Now, about all of this no tax stuff.  If you thought New Hampshire had no taxes period, you’re mistaken.  In fact, other states actually have smaller tax burdens when considering income, property, sales and auto taxes together.  In a report on major tax burdens for the largest city in each state, Manchester, New Hampshire ranked 31st for a hypothetical family of three earning $50,000/year.  The cumulative tax rate for this family was estimated to be 8.8%, just a few ticks lower than the national median of 9.4%.

Below is a list of all New Hampshire taxes:

So it’s not that New Hampshire doesn’t have taxes, they’re just better at hiding it.  Their property tax, for example, is the third-highest in the country.

Here’s another piece to the puzzle:  One reason New Hampshire can afford it’s modestly low tax rates to begin with is because their citizens are some of the wealthiest in the country.  According to data from the US Census Bureau, the 2008-09 average median income in New Hampshire was the highest in the country at $68,187.  In 2010-11, that figure dropped to $67,308, but was just a couple hundred dollars behind Maryland’s top national average of $67,551.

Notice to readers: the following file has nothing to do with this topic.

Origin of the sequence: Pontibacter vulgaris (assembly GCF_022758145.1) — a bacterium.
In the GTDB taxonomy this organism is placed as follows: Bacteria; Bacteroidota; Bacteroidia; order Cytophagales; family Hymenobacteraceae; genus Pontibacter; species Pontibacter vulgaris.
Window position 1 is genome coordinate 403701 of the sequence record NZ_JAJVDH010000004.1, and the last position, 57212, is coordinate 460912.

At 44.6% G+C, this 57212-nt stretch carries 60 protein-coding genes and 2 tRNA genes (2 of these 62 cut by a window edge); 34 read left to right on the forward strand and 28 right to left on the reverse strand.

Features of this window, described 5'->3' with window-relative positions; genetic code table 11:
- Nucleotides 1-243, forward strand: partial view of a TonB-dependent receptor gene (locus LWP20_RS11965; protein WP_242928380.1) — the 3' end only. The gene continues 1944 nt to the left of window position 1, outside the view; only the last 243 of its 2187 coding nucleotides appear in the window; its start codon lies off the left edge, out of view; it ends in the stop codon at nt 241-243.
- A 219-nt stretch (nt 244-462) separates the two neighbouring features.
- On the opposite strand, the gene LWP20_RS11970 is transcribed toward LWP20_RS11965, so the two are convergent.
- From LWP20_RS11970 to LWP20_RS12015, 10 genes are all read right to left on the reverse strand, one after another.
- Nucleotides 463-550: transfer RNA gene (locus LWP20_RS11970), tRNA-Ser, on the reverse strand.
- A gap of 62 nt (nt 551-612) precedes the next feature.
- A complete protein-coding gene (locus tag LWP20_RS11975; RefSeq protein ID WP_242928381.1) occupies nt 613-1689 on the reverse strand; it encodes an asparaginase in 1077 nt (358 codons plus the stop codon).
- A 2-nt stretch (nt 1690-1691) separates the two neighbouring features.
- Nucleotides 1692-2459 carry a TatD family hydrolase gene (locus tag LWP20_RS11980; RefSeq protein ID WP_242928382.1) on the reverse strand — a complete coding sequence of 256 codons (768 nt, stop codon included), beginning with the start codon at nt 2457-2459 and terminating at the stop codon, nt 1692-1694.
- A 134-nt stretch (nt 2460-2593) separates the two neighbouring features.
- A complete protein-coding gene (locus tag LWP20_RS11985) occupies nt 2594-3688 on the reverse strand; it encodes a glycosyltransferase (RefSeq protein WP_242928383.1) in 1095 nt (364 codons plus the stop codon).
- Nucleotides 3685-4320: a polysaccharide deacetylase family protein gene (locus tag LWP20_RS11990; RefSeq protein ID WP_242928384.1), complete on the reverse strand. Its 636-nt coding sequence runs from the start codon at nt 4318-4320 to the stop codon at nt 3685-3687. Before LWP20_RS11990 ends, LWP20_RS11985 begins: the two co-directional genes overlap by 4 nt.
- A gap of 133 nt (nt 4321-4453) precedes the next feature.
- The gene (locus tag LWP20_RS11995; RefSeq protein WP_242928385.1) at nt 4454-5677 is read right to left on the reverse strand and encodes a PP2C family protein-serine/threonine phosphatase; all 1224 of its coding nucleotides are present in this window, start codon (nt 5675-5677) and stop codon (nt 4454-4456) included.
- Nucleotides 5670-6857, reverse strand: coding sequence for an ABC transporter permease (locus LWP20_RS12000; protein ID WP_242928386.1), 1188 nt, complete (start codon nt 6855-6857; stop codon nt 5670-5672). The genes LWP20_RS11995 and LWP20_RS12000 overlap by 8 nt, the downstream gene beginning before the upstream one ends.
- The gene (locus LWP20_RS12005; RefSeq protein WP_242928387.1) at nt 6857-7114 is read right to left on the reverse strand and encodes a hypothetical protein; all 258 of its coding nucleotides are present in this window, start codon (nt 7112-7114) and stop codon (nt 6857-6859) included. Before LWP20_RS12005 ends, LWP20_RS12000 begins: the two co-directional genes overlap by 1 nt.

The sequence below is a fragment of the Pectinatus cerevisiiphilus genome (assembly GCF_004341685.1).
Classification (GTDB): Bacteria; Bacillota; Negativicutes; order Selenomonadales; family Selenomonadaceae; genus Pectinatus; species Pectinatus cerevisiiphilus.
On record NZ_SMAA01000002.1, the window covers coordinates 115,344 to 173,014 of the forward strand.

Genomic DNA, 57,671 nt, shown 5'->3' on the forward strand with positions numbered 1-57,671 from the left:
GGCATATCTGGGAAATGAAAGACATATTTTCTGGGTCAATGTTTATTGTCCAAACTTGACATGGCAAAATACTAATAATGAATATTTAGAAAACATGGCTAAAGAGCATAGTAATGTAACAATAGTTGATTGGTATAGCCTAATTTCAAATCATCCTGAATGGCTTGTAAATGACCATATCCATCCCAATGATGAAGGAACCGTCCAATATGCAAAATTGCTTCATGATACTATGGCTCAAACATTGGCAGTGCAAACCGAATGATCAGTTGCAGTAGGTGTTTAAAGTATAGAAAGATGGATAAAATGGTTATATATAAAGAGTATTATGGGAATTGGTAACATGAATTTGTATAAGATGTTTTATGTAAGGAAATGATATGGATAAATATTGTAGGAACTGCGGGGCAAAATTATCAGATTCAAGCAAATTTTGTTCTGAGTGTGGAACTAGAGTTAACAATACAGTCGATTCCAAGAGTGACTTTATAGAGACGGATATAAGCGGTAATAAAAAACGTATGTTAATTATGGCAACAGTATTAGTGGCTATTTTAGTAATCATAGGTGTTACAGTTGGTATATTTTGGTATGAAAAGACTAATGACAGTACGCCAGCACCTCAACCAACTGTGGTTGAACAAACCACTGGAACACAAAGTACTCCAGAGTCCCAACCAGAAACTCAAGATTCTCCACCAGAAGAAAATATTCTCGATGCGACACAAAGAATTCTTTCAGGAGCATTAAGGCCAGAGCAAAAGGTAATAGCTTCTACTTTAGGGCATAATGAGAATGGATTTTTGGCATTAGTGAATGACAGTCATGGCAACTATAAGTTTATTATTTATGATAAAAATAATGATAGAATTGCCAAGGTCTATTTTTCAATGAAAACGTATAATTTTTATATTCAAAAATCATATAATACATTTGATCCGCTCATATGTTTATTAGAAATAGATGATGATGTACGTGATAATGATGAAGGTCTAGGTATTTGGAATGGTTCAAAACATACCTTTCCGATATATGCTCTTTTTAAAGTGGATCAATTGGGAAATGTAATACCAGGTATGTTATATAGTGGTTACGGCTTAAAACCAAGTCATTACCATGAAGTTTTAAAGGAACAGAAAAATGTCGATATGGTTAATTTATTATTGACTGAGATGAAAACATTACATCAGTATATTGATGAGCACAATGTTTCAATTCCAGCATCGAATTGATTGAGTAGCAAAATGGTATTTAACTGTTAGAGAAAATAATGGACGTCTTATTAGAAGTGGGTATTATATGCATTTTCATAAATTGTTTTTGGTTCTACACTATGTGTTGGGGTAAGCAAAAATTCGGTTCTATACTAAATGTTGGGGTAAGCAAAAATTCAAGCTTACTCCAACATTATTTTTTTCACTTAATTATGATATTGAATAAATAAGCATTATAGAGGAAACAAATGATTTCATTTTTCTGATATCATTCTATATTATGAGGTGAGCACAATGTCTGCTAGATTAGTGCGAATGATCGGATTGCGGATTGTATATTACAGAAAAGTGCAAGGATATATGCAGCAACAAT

With higher incomes, overall tax rates can be lower; however, note that the state’s revenue per capita is still modest, according to the National Tax Foundation.  In 2011, New Hampshire’s revenue per capita was $4,746 – the 40th lowest and below the national average of $5,323.

In sum, New Hampshire’s overall tax burden is relatively low, but because their population has above average income and auto and property taxes are high, taxes paid per capita are normal, allowing the government to function without collecting sales or income tax.

200px-Free_State_Project_Logo.svgOne more thing: New Hampshire relies heavily on tourism as a source of revenue.  While there is no uniform sales tax, the state does collect tax on certain items including restaurant food, gasoline and hotel rooms – all things that tourists spend a lot of money on.

The tax portrait of New Hampshire isn’t as libertarian as its made out to be, but that doesn’t stop its attraction to some of the most die-hard anti-tax people in the country.  As the Free State Project, an “enthusiastic legion of libertarian activists,”  says, “choose New Hampshire, where freedom happens first.”

If you want to learn more about New Hampshire’s libertarian culture and vision of a no-tax society, consider attending the annual Porcupine Fest this summer.   Continue Reading…